Rappers Who Were Really Weird People

There are odd people in all walks of life, but some groups can have a far higher bar for eccentricity than others. For instance, so many famous authors were really strange people that it takes some truly dedicated weirdness to stand out from the masses. Likewise, princes and princesses can count some truly impressive oddballs among their ranks. Rappers, on the other hand, are one group where it may be difficult to gauge the artist's true character. It can be hard to stand out in the music business, after all, so some musicians have personal secrets they'd rather keep under wraps. Consider Rick Ross, for example. He plays the role of a former drug kingpin when he actually used to be a prison guard. 

However, the fact that truly peculiar rappers may be comparatively hard to separate from the herd doesn't mean that none can be found. In fact, several extremely eccentric rappers markedly stand out from their peers with their sheer strangeness. Here's a look at some of them.

Die Antwoord is even freakier behind the scenes

Die Antwoord stands for "the answer," but the South African rappers have historically been more content to raise questions than they have been to provide solutions. From their early days, Ninja and Yo-Landi Vi$$er have stood out with their distinctive visual style that combines cartoonish and creepy, released offbeat bangers like "I Find U Freeky" and "Pitbull Terrier," and embraced their country's "zef" subculture. "It's like, kind of bad, but kind of like this apocalyptic debris that we've stuck together," said Ninja, explaining zef in a 2010 interview with Mother Jones. "People say trashy; it's not really trashy. It's not having money, but still f***** having style."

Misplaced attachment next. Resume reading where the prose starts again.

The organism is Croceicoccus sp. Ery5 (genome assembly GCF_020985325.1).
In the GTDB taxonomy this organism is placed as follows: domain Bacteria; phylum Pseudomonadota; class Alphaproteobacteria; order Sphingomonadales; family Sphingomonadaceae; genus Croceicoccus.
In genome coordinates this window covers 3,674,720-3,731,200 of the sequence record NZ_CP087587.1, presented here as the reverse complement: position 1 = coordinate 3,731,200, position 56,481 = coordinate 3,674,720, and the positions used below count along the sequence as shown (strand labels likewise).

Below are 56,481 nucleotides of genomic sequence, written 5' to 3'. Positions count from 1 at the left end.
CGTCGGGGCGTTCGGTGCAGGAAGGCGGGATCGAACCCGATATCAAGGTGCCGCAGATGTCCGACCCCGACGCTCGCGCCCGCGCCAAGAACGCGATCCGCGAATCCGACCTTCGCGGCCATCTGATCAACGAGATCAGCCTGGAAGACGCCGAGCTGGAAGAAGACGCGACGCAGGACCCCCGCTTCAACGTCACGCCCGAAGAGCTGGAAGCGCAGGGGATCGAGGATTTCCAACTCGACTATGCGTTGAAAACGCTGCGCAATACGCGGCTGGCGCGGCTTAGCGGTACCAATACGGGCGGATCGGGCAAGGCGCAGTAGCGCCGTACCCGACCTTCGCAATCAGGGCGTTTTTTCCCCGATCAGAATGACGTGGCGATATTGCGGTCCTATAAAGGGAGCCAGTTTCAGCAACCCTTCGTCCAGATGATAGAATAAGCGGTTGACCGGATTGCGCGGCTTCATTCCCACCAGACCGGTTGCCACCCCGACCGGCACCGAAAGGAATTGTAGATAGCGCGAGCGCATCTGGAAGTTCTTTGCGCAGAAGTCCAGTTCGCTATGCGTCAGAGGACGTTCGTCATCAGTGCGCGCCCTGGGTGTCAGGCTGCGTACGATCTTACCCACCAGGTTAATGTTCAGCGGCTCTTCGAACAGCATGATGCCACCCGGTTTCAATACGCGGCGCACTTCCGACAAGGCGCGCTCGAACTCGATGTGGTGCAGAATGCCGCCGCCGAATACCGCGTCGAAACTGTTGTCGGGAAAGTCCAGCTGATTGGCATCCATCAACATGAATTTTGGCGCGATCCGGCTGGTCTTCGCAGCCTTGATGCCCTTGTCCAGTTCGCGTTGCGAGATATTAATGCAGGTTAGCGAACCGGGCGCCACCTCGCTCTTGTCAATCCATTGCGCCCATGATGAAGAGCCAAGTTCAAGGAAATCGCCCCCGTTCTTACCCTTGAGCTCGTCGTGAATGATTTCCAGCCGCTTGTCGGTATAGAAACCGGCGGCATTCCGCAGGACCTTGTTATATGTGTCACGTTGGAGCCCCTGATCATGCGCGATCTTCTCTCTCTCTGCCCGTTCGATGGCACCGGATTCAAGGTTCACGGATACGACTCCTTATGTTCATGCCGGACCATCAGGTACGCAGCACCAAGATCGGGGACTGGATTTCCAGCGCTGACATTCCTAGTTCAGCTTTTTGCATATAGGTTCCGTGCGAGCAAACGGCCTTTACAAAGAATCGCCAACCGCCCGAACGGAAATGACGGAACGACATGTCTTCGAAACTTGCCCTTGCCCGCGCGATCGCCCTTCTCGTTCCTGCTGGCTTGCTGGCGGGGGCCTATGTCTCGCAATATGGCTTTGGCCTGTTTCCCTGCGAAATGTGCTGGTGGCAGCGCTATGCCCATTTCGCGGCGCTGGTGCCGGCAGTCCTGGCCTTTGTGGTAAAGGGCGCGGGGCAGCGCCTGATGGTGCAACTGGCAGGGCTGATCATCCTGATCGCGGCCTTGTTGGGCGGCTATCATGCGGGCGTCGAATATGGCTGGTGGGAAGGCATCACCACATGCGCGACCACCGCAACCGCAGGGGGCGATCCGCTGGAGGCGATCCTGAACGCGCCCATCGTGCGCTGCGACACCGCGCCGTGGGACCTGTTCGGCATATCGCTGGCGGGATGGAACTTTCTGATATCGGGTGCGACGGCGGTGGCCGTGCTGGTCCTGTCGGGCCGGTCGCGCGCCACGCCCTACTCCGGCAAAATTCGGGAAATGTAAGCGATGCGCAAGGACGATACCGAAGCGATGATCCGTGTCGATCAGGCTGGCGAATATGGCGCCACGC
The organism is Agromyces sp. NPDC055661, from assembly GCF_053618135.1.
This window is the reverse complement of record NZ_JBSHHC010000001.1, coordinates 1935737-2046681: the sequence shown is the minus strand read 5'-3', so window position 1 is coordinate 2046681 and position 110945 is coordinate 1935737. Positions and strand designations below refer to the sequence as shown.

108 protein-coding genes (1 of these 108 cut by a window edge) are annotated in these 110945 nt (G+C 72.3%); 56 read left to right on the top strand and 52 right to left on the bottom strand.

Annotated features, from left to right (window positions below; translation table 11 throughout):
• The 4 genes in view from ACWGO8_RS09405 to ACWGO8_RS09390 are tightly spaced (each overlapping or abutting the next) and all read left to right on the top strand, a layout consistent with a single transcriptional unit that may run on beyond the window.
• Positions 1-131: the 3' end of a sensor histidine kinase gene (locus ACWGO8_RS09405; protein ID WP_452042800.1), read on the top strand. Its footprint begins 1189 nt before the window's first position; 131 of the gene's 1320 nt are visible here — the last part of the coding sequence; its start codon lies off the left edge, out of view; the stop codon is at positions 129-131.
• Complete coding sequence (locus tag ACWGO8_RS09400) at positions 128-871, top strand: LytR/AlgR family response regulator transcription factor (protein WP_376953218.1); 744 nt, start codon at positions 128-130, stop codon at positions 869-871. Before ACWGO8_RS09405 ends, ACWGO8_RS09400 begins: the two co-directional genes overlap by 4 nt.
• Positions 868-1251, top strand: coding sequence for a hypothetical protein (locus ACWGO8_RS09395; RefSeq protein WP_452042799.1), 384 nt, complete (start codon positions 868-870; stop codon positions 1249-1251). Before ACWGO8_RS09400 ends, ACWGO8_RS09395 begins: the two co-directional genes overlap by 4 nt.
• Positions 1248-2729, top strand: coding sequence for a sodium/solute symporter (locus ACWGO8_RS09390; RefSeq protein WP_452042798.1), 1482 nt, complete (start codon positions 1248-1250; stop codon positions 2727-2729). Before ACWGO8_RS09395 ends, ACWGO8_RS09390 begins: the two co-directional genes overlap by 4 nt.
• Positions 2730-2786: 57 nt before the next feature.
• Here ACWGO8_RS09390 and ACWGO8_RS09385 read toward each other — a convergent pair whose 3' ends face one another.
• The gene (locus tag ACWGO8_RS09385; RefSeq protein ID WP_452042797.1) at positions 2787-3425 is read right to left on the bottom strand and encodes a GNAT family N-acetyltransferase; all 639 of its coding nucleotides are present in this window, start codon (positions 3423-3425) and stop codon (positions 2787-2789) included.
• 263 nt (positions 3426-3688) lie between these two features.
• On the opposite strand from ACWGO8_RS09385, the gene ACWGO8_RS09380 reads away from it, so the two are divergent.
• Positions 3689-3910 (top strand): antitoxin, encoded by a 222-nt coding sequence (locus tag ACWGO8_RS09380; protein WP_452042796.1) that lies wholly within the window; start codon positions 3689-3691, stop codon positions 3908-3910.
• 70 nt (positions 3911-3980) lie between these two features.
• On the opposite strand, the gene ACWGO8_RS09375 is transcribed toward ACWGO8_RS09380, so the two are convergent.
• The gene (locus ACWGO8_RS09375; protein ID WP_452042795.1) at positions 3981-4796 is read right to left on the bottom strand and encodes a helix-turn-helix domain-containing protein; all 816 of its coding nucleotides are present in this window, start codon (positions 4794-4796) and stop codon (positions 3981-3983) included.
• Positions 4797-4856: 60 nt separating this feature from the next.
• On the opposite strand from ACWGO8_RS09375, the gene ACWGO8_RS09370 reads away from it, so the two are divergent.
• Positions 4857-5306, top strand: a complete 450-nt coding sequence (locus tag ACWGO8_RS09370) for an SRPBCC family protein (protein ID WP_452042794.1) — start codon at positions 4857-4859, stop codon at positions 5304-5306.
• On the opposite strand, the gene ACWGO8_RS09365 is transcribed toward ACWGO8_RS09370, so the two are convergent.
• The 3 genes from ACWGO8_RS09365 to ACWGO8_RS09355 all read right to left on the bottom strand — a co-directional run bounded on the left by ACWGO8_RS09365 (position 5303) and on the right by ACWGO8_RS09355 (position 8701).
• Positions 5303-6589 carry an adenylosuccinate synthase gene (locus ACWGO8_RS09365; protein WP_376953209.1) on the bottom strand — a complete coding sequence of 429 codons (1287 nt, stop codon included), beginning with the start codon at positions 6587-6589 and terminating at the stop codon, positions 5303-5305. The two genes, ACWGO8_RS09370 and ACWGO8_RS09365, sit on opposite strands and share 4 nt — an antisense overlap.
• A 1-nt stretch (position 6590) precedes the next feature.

A part of Die Antwoord's chaotic antics may stem from their past history in other high-concept bands, but the deeper truth of Die Antwoord not only somewhat cramps their self-professed style — it also strongly suggests that the weirdness and unpredictability isn't entirely an act. Apart from the outlandish imagery the band uses in its art, Ninja in particular has created headlines for equally outlandish behavior that has led to multiple allegations, and even lawsuits, that have included accusations of grooming, sexual assault, violence, and homophobia. 

Die Antwoord has also been criticized for their use of blackface in their videos. For their part, they've lashed out against other projects they feel have stolen their look — from Neill Blomkamp's "Chappie," in which Die Antwoord actually appeared in, and the DC Extended Universe film "Suicide Squad." 

Kanye West is the poster boy of rapper oddity

In all fairness, Kanye West has had a tragic life that involves personal tragedies and mental health issues. However, over the years, he's amassed a laundry list of outlandish actions and opinions, which have managed to offend so many people that calling him strange is an understatement. 

One of the earlier major Kanye incidents — or rather, Ye incidents, seeing as he officially changed his name to this two-vowel word in 2021 – came in the 2009 MTV Video Music Awards, where he invaded the stage to protest Taylor Swift winning a video award over Beyoncé. Since then, the artist has amassed a collection of statements that range from peculiar right-wing opinions to outright hate speech. He's been spotted wearing a controversial "White Lives Matter" shirt and the "Make America Great Again" hat. He's dined with Donald Trump, bringing a known white nationalist as a guest. He claimed in 2011 that he's more hated than Adolf Hitler, and has made enough antisemitic remarks that in 2022, several companies ended their partnerships with him.   

Kim Kardashian often witnessed West's behavior and outbursts both during and after their marriage. She's rarely spoken about the situation, but on "The Kardashians" Season 3, Episode 1 (via Harper's Bazaar), she briefly addressed how difficult things have been. "The one who does interviews saying they're my 'forever protector' is the one hurting me the most," Kardashian spoke of West.